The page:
• Lestrade does a lot of this. In "A Study in Pink" he makes it clear that he's got no intention of investigating who shot the cabbie. It's somewhat implied that he already knows, especially after Sherlock figures it out as well in the most obvious and unsubtle fashion ever. Otherwise, we have to conclude that Lestrade honestly thought this guy must have been shot by "an enemy", possibly an even bigger crazy lunatic than himself, but shrugs it off with "eh, well, got nothing to go on." In "A Scandal in Belgravia", he makes a point of simply walking away from an incident where Sherlock beats a CIA agent within an inch of his life and throws him out a window - because he's about as pissed off as Sherlock is over the spook threatening Mrs. Hudson.
    • The Christmas party in "A Scandal in Belgravia": Sherlock is able to deduce that Molly is intending to romance someone with a special present; he just doesn't realise that that someone is him. Particularly noteworthy because, in other episodes, he seems aware of Molly's crush on him and uses it to his advantage. He also manages to crack Irene's phone security by deducing that she's in love with him. It seems that he's perfectly capable of observing these feelings in other people but, in Molly's case, it's not important or interesting to him so he overlooks it.
  • Setting Update: To 21st century London.
  • Sexy Secretary:
    • Mycroft's PA, Anthea. Not that that's her real name.
    • And Irene Adler's PA Kate.
  • Shared Family Quirks: In addition to both being geniuses, Sherlock and Mycroft are both obsessive compulsive. In "His Last Vow," Sherlock realizes that Mycroft is at 221B because he has straightened the door knocker, something he does without realizing he's doing it. Sherlock then proceeds to make it crooked again without a second thought. John even asks why Sherlock did that but Sherlock has no idea what John is talking about.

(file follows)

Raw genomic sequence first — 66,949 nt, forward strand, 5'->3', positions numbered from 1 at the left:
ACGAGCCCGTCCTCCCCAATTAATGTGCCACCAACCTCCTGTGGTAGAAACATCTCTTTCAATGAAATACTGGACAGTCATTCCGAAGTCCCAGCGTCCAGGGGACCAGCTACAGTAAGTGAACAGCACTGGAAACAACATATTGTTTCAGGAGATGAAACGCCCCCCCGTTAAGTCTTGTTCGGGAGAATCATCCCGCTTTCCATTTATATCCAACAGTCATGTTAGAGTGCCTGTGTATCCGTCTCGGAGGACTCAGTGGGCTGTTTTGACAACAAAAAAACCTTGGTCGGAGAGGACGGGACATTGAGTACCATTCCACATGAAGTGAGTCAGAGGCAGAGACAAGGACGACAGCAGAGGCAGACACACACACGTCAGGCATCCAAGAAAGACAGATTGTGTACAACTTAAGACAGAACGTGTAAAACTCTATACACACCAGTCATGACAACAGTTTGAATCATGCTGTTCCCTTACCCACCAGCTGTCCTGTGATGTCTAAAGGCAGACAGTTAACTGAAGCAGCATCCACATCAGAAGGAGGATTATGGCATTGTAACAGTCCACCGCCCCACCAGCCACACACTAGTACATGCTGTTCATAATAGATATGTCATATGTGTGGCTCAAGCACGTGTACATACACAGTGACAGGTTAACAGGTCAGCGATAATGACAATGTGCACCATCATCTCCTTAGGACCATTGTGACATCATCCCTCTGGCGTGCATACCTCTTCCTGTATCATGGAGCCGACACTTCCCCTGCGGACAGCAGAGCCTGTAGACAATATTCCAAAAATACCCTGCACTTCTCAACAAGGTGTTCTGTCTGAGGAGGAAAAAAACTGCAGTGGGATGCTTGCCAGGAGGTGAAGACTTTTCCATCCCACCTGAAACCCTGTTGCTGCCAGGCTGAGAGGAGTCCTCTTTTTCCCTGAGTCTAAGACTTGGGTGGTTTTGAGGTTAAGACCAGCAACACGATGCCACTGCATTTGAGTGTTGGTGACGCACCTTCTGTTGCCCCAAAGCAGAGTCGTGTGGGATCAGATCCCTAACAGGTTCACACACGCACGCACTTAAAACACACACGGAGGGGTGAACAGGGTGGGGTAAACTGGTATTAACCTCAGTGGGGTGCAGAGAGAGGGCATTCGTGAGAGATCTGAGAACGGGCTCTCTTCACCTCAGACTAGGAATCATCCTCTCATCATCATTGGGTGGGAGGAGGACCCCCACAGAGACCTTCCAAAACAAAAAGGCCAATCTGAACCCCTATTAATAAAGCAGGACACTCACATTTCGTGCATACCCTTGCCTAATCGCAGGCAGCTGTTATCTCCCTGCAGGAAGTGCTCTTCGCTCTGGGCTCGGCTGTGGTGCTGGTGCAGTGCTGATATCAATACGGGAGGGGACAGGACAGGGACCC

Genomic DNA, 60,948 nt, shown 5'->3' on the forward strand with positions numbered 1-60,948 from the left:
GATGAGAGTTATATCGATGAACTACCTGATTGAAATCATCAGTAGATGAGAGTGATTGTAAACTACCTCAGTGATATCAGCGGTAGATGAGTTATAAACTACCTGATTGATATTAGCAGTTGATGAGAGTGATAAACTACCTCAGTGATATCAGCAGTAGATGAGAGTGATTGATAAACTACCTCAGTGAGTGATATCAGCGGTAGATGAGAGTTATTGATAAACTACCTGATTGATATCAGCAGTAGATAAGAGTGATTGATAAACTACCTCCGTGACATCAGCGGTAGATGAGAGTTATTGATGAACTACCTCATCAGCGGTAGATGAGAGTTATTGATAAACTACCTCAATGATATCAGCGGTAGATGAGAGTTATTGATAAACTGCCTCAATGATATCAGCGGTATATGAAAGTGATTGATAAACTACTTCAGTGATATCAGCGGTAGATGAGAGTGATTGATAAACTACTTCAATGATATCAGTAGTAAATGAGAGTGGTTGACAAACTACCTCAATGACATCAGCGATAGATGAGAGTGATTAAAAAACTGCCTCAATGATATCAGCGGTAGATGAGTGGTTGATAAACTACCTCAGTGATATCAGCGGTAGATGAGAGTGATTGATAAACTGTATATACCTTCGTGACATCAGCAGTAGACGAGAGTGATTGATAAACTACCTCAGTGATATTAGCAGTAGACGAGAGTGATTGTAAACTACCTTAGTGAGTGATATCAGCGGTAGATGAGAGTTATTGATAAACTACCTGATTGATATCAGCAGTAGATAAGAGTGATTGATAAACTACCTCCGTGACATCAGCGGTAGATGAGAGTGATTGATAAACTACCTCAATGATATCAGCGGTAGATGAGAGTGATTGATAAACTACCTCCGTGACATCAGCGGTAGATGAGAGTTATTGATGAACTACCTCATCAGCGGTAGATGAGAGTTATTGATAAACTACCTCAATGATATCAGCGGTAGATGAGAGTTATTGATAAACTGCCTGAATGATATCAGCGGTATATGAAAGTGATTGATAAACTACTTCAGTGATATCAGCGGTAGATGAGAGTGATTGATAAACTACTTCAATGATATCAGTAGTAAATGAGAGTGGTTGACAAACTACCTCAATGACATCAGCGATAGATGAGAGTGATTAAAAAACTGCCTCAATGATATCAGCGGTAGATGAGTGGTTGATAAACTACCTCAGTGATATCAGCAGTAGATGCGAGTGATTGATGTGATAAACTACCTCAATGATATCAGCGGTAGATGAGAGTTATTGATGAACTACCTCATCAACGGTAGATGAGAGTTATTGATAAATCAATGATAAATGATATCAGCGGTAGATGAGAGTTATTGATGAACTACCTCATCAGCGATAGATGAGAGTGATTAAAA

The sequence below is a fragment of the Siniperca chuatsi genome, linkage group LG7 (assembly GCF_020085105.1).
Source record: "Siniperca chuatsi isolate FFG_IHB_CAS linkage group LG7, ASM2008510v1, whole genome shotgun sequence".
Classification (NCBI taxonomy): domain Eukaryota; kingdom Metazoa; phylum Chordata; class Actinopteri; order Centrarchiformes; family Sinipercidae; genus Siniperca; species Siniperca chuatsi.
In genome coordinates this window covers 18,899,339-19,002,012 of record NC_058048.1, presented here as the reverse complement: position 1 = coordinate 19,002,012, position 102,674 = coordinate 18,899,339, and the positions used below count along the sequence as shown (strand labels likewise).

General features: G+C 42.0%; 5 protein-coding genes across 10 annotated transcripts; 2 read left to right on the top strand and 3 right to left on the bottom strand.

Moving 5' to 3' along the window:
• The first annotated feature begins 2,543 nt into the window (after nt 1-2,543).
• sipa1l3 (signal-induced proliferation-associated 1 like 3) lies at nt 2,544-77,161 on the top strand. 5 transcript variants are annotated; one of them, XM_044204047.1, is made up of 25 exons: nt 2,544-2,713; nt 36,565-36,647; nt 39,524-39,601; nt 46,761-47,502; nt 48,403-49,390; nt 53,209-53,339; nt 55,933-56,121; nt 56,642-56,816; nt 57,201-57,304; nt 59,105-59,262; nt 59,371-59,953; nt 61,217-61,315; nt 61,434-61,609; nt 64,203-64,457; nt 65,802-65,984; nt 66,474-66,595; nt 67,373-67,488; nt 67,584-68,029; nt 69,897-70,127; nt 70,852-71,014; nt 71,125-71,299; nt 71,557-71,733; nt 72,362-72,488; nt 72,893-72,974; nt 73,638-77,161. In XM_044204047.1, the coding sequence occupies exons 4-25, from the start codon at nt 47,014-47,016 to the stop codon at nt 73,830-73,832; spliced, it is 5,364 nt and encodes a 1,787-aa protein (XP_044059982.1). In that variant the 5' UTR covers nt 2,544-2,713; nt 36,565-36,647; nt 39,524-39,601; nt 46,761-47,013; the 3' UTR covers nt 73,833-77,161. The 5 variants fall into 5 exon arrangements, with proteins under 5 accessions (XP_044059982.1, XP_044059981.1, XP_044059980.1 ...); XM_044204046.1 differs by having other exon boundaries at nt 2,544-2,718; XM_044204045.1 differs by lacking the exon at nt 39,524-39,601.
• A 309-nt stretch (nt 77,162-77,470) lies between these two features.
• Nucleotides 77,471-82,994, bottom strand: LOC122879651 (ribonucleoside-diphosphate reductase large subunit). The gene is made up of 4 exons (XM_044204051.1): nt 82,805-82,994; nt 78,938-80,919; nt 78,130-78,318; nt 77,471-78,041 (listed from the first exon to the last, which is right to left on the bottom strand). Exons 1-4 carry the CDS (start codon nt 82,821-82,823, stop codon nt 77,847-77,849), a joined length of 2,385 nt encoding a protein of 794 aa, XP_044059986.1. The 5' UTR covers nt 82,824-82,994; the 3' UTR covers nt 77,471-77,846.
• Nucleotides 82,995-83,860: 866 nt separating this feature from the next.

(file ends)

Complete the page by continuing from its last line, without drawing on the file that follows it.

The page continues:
• It is considered fanon that Sherlock changes the position of the knocker because John always left it crooked. You may notice that John always closes the door of 221B by the knocker.
  • Sharp-Dressed Man: Both of the Holmes brothers qualify, Lestrade as well. While John is no slob, the former three are always in suits. Amusingly, in the commentary for "The Great Game", Benedict Cumberbatch bemoans the fact that he can't talk about the designer clothes he wears in the show since the names haven't been cleared. Moriarty in his Westwood is also quite an appearance.
  • Sherlock Scan: With visual aids to help the audience follow Sherlock's thought processes. This often makes for some interesting Freeze Frame Bonuses.
    • A prime example of this is in "The Empty Hearse" when Sherlock scanned Mary, we could see, among others, words such as liar, secret and tattoo. Paranoid fans could easily deduced her past and therefore, the whole plot of "His Last Vow" from it.